SARASOTA – Some of the most intense and provocative local theater in recent years has occurred in single-dose form via the FSU/Asolo Conservatory for Actor Training's Late Night Series, and Monday night's performance of Tennessee Williams's powerful late-career The Two Character Play may well have been the series' best offering to date.
This later work by the master American playwright who brought us such legendary works as A Streetcar Named Desire and Cat on a Hot Tin Roof was poorly received by audiences and critics when it was released 40 years ago. However, the play, which was without question ahead of its time and something of a departure from Williams' more accessible work, received a renaissance in more recent years when it was much more favorably reviewed.
Brother/sister stage acting duo Felice and Clare are on a ramshackle tour that is coasting on fumes into its final bush league stop. Deserted by their troupe and tour manager, the actors stage a production of Felice's The Two Character Play, in a play within a play device that is so intensely reflecting the actors' own disintegrating mental states that it's very easy to lose yourself in the competing illusions.
It isn't a plot-driven story and it isn't a character-driven one either. It's an emotional roller coaster fueled by Williams' familiar themes of mental instability, confinement and tyrannic repression. Actors playing actors, slipping in and out of characters not at all unlike themselves, improvising lines and even plot until all matters of character differentiation, illusion and overlap are lost in a deliciously-manic crescendo.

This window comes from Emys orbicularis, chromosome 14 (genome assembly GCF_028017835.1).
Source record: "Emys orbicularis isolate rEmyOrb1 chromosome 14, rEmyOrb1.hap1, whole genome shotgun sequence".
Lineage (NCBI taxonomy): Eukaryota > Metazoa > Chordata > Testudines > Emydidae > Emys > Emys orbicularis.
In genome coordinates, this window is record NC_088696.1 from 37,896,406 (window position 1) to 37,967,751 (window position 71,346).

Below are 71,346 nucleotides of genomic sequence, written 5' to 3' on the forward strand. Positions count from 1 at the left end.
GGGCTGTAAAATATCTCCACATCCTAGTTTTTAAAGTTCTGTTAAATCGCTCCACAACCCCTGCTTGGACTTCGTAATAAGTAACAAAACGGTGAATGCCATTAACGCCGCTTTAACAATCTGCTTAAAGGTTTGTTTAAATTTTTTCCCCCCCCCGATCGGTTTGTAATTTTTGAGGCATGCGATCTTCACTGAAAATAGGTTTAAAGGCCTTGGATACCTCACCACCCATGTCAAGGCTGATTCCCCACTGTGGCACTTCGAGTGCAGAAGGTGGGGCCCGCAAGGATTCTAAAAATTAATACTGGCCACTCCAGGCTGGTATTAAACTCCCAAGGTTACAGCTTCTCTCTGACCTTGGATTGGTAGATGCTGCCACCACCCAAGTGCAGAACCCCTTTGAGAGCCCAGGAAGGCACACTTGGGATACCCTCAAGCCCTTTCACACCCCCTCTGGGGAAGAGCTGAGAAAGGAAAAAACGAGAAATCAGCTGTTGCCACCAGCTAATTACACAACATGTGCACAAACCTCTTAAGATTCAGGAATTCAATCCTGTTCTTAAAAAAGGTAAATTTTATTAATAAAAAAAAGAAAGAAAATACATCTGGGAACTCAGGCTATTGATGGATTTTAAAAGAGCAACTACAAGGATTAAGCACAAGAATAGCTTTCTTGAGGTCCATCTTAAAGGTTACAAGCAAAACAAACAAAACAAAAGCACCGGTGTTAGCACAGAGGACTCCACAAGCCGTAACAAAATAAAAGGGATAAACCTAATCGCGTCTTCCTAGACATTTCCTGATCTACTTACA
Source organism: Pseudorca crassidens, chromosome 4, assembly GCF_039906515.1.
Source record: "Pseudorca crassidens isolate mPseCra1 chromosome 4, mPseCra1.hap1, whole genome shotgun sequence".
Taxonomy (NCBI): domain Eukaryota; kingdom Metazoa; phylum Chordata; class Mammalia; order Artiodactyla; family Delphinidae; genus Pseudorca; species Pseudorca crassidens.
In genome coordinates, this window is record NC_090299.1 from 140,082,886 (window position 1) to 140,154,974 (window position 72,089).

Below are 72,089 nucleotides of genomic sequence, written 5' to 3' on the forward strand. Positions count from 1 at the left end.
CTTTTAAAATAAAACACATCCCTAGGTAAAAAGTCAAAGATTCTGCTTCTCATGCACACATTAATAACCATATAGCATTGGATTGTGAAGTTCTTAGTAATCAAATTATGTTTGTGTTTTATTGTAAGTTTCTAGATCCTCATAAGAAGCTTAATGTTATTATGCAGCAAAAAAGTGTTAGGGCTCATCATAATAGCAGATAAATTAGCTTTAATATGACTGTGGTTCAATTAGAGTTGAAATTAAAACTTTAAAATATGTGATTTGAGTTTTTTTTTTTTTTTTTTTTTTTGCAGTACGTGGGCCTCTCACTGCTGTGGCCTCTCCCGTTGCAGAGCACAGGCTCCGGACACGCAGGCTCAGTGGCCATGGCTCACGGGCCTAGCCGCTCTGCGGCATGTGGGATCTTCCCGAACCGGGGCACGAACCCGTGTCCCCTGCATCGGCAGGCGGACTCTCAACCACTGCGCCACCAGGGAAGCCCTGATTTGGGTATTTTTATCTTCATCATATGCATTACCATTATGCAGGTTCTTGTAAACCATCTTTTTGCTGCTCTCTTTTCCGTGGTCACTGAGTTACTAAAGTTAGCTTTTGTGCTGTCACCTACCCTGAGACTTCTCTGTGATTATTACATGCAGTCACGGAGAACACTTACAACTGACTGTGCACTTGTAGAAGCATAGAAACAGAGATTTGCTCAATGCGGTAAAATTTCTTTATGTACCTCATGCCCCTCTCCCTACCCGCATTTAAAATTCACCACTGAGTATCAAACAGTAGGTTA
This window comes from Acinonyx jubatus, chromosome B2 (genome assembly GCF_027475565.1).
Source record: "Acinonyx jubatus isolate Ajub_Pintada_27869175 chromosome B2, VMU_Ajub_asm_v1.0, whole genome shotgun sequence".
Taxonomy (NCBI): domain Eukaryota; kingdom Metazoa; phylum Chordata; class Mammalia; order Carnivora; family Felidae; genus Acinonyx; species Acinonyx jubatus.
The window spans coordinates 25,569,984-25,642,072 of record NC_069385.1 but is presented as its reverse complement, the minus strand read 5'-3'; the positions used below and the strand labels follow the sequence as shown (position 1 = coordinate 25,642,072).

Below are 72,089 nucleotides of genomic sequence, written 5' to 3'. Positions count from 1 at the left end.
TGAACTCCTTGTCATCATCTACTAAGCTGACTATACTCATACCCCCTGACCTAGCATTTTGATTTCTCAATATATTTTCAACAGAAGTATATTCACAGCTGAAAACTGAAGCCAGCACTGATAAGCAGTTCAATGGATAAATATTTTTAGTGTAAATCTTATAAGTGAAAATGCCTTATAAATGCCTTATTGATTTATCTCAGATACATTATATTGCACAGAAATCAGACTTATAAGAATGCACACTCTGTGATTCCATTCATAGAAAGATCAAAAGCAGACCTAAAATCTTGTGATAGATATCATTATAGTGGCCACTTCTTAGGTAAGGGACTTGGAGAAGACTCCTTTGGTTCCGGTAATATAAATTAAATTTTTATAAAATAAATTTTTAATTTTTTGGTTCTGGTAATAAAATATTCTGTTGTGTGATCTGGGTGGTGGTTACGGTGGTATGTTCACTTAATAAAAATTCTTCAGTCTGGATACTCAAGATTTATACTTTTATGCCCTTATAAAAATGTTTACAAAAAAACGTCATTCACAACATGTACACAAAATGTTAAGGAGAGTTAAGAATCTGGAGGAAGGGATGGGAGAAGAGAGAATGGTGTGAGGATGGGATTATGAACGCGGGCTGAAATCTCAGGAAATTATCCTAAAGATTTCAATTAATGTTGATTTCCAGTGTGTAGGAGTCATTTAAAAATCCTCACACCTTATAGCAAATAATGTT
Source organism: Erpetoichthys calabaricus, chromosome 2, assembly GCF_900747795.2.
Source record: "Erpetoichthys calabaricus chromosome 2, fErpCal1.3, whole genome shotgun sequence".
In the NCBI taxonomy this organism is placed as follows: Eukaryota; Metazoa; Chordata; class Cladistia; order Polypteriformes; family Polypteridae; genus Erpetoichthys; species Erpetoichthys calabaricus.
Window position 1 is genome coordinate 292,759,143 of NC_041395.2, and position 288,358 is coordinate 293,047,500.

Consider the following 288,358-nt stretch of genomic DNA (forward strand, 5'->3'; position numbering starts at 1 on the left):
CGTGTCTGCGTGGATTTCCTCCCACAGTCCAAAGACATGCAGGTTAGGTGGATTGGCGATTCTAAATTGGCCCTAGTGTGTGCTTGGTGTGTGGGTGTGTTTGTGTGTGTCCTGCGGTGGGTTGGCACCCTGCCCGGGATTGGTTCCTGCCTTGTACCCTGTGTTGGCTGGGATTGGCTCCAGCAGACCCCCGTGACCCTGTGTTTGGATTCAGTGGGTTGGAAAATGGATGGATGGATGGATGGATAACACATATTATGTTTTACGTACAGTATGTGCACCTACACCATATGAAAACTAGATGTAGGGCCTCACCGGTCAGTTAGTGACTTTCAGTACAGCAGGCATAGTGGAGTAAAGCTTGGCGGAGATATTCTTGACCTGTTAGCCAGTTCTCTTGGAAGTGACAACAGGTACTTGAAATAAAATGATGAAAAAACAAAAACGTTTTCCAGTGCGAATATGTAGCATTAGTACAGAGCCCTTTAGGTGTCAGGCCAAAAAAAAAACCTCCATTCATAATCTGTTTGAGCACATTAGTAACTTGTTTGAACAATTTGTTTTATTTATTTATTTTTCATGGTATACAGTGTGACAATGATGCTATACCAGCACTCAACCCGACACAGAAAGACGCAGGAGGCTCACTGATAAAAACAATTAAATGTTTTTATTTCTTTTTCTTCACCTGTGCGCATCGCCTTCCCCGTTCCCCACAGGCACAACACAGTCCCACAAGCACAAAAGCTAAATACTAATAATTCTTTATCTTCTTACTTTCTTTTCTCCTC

This is not an easy play to pull off, and it is not one in which the investment of time, effort and indeed emotional intensity would seem suited to a one-performance production, but neither was last year's brilliant rendering of David Mamet's Oleanna, and that is precisely what makes this local theater season Kick-off Classic of sorts my favorite Monday night of the year.
Kim Stephenson's quixotic turn as Clare is nothing short of haunting. She appears hollowed out and at times downright unhinged as the traumatized recluse in the "play" and eventually devolves into something indistinguishable as the "actress."
Kevin Barber nails Felice, her brother, who conveys a more controlled collapse that bounces rhythmically with Clare's mania. In Williams' stage directions, Felice is to have "a quality of youth without being young," which perfectly summarizes Barber's embodiment of the character.
The Performance was emotionally arresting and thoroughly enjoyable. Bravo to Barber and Stephenson, as well as fellow student Mark Comer who directed the performance, which bodes well for the Conservatory's upcoming season, which opens with Mamet's The Water Engine on November 4.
Dennis Maley is TBT's editor and featured political columnist. His regular column appears every Thursday and Sunday. He occasionally reviews local theater purely out of love for the art form and claims no particular expertise beyond his considerable experience as an audience member. Click here to visit his column archive. Click here to go to his bio page. He can be reached at firstname.lastname@example.org.You can also follow Dennis on Facebook.